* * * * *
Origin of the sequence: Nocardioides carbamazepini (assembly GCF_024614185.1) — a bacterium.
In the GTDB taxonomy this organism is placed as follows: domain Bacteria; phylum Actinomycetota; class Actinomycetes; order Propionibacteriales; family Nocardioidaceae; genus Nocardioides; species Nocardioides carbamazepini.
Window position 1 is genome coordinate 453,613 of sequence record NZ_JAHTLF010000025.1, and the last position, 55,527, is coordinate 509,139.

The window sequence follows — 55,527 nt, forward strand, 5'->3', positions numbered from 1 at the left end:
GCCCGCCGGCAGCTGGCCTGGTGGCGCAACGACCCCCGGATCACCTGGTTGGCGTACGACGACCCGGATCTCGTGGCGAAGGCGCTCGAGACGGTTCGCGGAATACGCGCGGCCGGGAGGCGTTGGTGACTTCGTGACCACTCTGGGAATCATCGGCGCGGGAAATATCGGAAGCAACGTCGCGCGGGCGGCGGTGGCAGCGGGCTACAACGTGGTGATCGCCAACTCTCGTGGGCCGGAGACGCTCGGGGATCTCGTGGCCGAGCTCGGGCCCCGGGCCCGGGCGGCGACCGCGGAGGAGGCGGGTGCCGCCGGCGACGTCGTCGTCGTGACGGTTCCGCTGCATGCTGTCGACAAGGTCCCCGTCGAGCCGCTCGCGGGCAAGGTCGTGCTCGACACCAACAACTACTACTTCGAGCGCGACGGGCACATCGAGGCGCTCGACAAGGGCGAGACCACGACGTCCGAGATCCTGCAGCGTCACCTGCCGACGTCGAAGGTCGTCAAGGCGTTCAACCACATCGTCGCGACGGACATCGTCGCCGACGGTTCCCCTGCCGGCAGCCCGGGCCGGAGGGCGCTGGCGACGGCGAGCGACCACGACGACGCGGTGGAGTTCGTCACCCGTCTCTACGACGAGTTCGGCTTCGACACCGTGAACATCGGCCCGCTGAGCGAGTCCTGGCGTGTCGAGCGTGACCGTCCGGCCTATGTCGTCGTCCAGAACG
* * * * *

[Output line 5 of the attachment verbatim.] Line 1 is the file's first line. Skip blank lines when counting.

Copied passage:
GCCCGCCGGCAGCTGGCCTGGTGGCGCAACGACCCCCGGATCACCTGGTTGGCGTACGACGACCCGGATCTCGTGGCGAAGGCGCTCGAGACGGTTCGCGGAATACGCGCGGCCGGGAGGCGTTGGTGACTTCGTGACCACTCTGGGAATCATCGGCGCGGGAAATATCGGAAGCAACGTCGCGCGGGCGGCGGTGGCAGCGGGCTACAACGTGGTGATCGCCAACTCTCGTGGGCCGGAGACGCTCGGGGATCTCGTGGCCGAGCTCGGGCCCCGGGCCCGGGCGGCGACCGCGGAGGAGGCGGGTGCCGCCGGCGACGTCGTCGTCGTGACGGTTCCGCTGCATGCTGTCGACAAGGTCCCCGTCGAGCCGCTCGCGGGCAAGGTCGTGCTCGACACCAACAACTACTACTTCGAGCGCGACGGGCACATCGAGGCGCTCGACAAGGGCGAGACCACGACGTCCGAGATCCTGCAGCGTCACCTGCCGACGTCGAAGGTCGTCAAGGCGTTCAACCACATCGTCGCGACGGACATCGTCGCCGACGGTTCCCCTGCCGGCAGCCCGGGCCGGAGGGCGCTGGCGACGGCGAGCGACCACGACGACGCGGTGGAGTTCGTCACCCGTCTCTACGACGAGTTCGGCTTCGACACCGTGAACATCGGCCCGCTGAGCGAGTCCTGGCGTGTCGAGCGTGACCGTCCGGCCTATGTCGTCGTCCAGAACG